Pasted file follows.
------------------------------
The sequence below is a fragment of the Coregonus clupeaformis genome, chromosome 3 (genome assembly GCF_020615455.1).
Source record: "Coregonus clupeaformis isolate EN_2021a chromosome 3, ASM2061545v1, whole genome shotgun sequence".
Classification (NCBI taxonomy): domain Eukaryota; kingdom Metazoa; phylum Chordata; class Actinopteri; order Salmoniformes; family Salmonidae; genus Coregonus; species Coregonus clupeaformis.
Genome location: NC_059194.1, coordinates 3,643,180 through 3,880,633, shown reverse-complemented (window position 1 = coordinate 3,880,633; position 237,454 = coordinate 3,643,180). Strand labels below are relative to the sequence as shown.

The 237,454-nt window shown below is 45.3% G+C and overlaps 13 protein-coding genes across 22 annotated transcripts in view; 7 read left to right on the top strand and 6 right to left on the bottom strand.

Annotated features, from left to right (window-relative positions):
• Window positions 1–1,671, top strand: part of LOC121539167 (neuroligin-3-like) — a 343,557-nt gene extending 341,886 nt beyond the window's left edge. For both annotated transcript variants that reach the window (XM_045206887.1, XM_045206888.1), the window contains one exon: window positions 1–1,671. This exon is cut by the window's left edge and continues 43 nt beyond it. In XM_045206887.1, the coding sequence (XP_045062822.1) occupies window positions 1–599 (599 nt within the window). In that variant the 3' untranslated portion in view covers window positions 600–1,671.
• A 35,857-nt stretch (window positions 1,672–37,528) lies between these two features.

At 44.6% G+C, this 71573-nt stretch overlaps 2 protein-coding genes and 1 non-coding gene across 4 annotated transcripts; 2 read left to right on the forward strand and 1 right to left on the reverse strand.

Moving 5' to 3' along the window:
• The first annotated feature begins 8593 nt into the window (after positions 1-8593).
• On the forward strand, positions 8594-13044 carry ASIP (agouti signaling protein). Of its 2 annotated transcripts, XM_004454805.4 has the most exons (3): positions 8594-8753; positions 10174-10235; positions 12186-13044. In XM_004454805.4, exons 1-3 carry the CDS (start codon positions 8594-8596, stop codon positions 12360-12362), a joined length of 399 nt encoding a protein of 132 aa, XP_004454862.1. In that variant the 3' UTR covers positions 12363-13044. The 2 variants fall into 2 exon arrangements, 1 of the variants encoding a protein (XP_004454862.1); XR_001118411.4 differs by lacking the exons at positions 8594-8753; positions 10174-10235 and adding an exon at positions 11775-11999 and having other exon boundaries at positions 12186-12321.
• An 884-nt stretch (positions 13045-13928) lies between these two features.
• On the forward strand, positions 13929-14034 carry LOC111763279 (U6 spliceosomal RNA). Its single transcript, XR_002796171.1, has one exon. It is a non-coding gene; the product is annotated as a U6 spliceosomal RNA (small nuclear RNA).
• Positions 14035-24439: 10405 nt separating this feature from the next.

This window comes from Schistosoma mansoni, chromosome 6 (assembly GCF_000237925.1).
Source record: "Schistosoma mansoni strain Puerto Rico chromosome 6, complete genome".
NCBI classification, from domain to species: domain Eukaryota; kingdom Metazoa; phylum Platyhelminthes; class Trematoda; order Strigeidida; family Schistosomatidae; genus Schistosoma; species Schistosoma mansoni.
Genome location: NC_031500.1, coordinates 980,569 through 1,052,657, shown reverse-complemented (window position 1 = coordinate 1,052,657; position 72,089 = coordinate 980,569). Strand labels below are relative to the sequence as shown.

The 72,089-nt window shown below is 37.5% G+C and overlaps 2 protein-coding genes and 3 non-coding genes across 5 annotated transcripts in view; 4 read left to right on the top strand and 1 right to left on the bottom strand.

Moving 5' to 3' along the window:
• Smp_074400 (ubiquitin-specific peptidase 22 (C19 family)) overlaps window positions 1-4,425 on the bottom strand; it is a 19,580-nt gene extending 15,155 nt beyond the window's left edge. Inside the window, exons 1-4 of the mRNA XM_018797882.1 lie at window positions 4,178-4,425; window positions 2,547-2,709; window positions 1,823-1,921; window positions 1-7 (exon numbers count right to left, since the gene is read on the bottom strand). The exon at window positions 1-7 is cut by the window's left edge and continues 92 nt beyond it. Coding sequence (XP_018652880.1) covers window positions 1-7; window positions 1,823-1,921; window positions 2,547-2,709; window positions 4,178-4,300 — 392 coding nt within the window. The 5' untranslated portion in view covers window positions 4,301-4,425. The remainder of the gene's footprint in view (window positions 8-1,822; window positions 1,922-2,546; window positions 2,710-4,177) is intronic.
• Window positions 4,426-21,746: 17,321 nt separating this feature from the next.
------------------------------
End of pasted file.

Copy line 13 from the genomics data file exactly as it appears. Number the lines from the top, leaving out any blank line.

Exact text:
• An 884-nt stretch (positions 13045-13928) lies between these two features.